While the Patriot Movement Fades, Other Extremists Come to Forefront
In the end, he confessed.
Six years after carrying out the attack that left 168 Oklahomans dead and a nation forever changed, Timothy McVeigh has decided to let America know — indeed, to boast — that he built the 7,000-pound bomb that leveled the Alfred P. Murrah Federal Building in 1995.
Just weeks away from death in a federal execution chamber, McVeigh has had his story — his version of his life and motivations — told in a brand new book.
It's not clear how much light American Terrorist: Timothy McVeigh & the Oklahoma City Bombing, written by two reporters from McVeigh's home town, will shed on the bombing. The book was attacked almost immediately as a naïve and even laudatory treatment of the deadliest domestic terrorist in American history, and it certainly seems to take McVeigh at his word on every important point.
But even as it shrugs off the possibility of a larger conspiracy, the book does confirm one key point: Tim McVeigh was a product of the most virulent strain of the antigovernment "Patriot" movement.
His rage was fueled by the infamous standoffs at Ruby Ridge, Idaho, and Waco, Texas. He was deeply enmeshed in the Patriot-riddled gun culture, attending some 80 gun shows by his own estimation. He read the gamut of Patriot literature, taking in all kinds of conspiracy theories and identifying himself with the Founding Fathers.
He had definite racist leanings, at one point briefly joining a Ku Klux Klan group. He once considered forming a militia, and even wrote, in early 1995, "I was preaching and 'passing out' before anyone had ever heard the words 'patriot' and 'militia.'"
As Patriots Fade, Others Arise
Now, on May 16, McVeigh faces death. His execution by lethal injection, along with possibly bringing some closure to thousands of Oklahoma City survivors, will mark the fading away of the particular milieu from which he sprang.
The latest annual count by the Southern Poverty Law Center's Intelligence Project finds that the number of Patriot groups declined in 2000 for the fourth straight year, bringing the total to less than a quarter of its all-time high in 1996.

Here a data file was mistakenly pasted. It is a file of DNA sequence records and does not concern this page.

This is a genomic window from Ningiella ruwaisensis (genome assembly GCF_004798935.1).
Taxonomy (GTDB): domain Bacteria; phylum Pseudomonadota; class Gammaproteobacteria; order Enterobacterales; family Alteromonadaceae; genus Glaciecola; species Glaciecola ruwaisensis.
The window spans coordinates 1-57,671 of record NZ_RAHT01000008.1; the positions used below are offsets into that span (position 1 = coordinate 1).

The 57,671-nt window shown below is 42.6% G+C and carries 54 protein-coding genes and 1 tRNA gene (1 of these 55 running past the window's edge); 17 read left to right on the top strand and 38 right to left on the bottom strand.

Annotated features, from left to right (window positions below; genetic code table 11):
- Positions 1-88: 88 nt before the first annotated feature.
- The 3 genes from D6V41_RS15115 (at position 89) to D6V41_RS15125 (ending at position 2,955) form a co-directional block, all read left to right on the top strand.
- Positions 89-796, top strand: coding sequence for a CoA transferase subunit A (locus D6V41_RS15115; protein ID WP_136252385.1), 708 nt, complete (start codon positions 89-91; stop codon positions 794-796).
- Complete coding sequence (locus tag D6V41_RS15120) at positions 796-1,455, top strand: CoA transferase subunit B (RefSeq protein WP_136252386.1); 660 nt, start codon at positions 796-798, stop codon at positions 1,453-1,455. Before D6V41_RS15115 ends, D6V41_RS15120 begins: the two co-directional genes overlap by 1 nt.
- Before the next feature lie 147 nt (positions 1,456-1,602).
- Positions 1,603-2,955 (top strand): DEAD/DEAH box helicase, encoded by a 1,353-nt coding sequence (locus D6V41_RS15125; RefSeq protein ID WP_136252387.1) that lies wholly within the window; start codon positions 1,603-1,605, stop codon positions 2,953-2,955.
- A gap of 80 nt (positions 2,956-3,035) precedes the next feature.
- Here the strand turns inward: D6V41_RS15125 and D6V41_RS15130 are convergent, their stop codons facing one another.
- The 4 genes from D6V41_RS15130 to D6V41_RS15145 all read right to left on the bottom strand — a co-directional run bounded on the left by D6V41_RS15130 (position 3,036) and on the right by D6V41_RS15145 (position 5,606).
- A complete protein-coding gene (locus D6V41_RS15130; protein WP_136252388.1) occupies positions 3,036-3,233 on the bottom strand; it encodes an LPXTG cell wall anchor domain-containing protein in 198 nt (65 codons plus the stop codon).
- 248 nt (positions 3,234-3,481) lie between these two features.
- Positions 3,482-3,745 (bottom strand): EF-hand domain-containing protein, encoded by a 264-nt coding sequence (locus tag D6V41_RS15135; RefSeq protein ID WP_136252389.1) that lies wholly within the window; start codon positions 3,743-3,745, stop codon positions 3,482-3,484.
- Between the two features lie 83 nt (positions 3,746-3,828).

Attendance at militia events is down. Many key players in the movement have quit or been sent to prison. Fury at the gun control laws passed in the 1990s, which did much to fuel the Patriots, has cooled.
McVeigh and his movement are entering the shadows.
None of this is to suggest that the radical right in the United States is going away or even shrinking. On the contrary, there is strong evidence that the number of explicitly white supremacist and other hate groups has grown since the Oklahoma City bombing. Indeed, a recent Center count put the number of "hate groups" at more than 600. Ethnic nationalism is swelling, and the currents of hate seem more dangerous than ever.
'Who is the Traitor?'
But the Patriot movement — that particular expression of the radical antigovernment right that was characterized by citizen militias, vigilante "common-law" courts and strident paramilitarism — is fading. The bloody uprising that McVeigh hoped to inspire never occurred.
As Ruby Ridge and Waco — the seminal events of the Patriot world — slip into history, the radical right in the United States is evolving into new forms. It is more Nazified, more taken with racist versions of neo-Pagan religions, more anti-capitalist and, in its most "mainstream" forms, more successful at getting a hearing from the citizenry. And it is also more open to large-scale violence.
That last may be the real legacy of Tim McVeigh.
In American Terrorist, McVeigh speaks clinically of the 19 children he murdered as "collateral damage" that unfortunately distracted the public from his antigovernment message.
He explains that one reason he chose the Murrah Building was that its location afforded photographers an unobscured photo opportunity. And he speaks unapologetically of the large "body count" that he needed in order to ensure sufficient publicity for his act.
"To these people in Oklahoma who lost a loved one, I'm sorry, but it happens every day," McVeigh tells the book's authors. "You're not the first mother to lose a kid, or the first grandparent to lose a grandson or granddaughter."
A better summation came from prosecutor Larry Mackey during closing arguments in McVeigh's 1997 trial. "Who are the patriots?" Mackey demanded, glancing angrily at McVeigh. "And who is the traitor?"